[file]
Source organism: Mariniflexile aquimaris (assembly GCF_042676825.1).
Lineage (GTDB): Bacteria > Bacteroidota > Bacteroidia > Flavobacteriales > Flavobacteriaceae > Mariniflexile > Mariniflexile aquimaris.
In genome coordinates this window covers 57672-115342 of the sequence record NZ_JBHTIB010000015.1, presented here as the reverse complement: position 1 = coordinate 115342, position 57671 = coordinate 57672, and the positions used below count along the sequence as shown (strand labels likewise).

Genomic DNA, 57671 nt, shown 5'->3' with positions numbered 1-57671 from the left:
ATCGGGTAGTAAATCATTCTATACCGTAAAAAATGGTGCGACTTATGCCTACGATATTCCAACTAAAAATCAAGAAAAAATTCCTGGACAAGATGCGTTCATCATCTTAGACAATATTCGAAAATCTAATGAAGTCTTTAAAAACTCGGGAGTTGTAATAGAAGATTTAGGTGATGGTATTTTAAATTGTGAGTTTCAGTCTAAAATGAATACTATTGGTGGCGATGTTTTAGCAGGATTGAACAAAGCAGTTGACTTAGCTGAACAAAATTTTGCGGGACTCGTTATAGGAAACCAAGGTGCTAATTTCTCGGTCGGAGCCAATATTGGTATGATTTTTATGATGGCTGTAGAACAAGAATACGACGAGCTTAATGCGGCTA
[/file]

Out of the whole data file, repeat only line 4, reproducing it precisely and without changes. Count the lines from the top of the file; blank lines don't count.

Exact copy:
Genomic DNA, 57671 nt, shown 5'->3' with positions numbered 1-57671 from the left: